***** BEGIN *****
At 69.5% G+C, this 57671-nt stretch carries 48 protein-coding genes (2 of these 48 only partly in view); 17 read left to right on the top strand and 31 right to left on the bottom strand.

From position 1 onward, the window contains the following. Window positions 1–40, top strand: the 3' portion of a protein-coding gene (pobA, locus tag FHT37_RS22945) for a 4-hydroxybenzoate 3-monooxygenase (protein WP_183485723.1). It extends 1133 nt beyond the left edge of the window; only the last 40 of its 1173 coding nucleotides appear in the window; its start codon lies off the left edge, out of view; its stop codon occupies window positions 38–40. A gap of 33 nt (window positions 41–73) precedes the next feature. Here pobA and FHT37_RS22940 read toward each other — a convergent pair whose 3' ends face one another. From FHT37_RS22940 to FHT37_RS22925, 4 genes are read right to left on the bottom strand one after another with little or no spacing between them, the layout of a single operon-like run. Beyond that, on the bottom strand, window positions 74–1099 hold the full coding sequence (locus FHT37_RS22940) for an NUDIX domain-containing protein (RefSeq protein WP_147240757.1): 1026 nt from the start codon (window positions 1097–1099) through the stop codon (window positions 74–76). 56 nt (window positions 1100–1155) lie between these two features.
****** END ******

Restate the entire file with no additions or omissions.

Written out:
At 69.5% G+C, this 57671-nt stretch carries 48 protein-coding genes (2 of these 48 only partly in view); 17 read left to right on the top strand and 31 right to left on the bottom strand.

From position 1 onward, the window contains the following. Window positions 1–40, top strand: the 3' portion of a protein-coding gene (pobA, locus tag FHT37_RS22945) for a 4-hydroxybenzoate 3-monooxygenase (protein WP_183485723.1). It extends 1133 nt beyond the left edge of the window; only the last 40 of its 1173 coding nucleotides appear in the window; its start codon lies off the left edge, out of view; its stop codon occupies window positions 38–40. A gap of 33 nt (window positions 41–73) precedes the next feature. Here pobA and FHT37_RS22940 read toward each other — a convergent pair whose 3' ends face one another. From FHT37_RS22940 to FHT37_RS22925, 4 genes are read right to left on the bottom strand one after another with little or no spacing between them, the layout of a single operon-like run. Beyond that, on the bottom strand, window positions 74–1099 hold the full coding sequence (locus FHT37_RS22940) for an NUDIX domain-containing protein (RefSeq protein WP_147240757.1): 1026 nt from the start codon (window positions 1097–1099) through the stop codon (window positions 74–76). 56 nt (window positions 1100–1155) lie between these two features.